Being an ‘incorrigible rogue’ no longer illegal
England’s repeat rascals can breathe a little easier tonight. Being an “incorrigible rogue” is no longer against the law.
Britain’s Ministry of Justice said that the oldfashioned-sounding offence, created in the early 19th century, was one of more than 300 obsolete offences which had been scrapped over the past year.
The 1824 Vagrancy Act was aimed at the punishment of “idle and disorderly persons,” “rogues,” and “vagabonds.” It defined an “incorrigible rogue” as a homeless person who violently resisted arrest.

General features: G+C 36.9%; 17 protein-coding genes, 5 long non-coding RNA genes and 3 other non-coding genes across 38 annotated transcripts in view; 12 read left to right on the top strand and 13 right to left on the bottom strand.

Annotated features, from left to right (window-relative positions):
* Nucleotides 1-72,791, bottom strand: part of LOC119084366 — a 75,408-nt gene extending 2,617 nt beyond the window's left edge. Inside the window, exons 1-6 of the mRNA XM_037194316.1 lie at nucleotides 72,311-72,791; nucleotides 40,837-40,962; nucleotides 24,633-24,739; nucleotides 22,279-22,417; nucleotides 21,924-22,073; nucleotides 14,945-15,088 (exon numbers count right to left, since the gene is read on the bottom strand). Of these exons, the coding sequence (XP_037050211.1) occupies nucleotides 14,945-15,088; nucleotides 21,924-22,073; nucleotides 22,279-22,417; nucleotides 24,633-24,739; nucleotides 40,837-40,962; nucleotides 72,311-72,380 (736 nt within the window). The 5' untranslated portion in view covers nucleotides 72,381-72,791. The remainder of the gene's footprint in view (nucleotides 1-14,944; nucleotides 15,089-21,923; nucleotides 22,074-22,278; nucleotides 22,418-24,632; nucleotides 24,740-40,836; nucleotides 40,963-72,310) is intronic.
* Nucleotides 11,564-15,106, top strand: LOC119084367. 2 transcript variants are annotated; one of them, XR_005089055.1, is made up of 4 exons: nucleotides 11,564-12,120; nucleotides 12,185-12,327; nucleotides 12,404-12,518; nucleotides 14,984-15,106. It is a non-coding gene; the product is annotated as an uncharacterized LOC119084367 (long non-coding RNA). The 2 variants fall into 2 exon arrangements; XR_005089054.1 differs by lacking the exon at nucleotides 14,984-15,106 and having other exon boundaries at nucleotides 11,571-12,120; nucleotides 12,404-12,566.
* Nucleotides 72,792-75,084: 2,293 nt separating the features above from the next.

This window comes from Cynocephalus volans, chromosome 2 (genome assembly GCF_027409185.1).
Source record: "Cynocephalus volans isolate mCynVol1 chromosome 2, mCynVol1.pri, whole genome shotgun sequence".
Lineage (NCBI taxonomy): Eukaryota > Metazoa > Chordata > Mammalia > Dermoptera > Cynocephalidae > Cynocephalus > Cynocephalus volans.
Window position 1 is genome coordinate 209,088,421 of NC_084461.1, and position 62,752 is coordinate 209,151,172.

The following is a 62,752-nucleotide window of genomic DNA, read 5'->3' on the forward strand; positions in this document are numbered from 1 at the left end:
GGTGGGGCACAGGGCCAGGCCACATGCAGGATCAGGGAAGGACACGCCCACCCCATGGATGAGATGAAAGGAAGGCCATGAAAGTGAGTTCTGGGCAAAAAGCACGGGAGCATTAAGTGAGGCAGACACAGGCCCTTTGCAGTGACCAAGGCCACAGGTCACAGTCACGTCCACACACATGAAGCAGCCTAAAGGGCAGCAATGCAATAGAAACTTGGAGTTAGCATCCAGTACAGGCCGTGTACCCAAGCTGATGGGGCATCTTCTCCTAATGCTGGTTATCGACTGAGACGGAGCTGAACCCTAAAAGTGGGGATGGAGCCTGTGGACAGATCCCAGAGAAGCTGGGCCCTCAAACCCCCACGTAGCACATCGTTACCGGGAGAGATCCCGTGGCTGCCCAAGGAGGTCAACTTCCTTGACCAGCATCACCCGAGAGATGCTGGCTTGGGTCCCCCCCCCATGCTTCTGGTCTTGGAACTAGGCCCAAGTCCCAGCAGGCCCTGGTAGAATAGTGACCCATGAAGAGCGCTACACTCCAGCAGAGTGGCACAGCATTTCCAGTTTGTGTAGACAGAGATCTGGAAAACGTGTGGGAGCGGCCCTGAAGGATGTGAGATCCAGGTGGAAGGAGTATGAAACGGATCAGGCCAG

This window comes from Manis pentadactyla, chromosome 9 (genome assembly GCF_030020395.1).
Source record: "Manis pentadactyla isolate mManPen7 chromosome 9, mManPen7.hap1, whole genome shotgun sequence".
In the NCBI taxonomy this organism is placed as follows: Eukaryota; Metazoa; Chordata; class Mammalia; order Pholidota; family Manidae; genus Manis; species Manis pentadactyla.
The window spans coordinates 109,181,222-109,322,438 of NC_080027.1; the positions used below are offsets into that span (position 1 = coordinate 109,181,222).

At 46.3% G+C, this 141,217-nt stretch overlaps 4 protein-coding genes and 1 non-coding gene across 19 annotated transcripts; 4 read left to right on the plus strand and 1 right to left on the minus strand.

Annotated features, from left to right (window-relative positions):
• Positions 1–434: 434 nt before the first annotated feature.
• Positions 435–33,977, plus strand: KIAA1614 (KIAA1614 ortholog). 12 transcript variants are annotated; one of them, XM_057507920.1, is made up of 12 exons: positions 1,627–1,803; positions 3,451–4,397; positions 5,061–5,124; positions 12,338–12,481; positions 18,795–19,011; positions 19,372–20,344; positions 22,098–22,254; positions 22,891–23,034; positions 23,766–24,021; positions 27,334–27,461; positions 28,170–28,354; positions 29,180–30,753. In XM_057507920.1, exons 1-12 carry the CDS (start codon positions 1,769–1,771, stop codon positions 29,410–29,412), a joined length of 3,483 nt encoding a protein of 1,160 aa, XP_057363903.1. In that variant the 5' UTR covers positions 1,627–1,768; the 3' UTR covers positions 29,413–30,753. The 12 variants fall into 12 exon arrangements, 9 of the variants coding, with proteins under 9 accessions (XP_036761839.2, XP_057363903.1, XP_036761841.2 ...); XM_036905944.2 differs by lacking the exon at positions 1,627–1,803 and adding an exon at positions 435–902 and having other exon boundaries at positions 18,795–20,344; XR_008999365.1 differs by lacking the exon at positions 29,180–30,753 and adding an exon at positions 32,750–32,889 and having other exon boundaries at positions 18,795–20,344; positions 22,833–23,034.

Many such laws have been heavily amended since or slipped into obsolescence as they were replaced by newer legislation. The government publishes an annual account of new and expired offences. Thursday’s report said that 309 old ones were scrapped and 327 were added.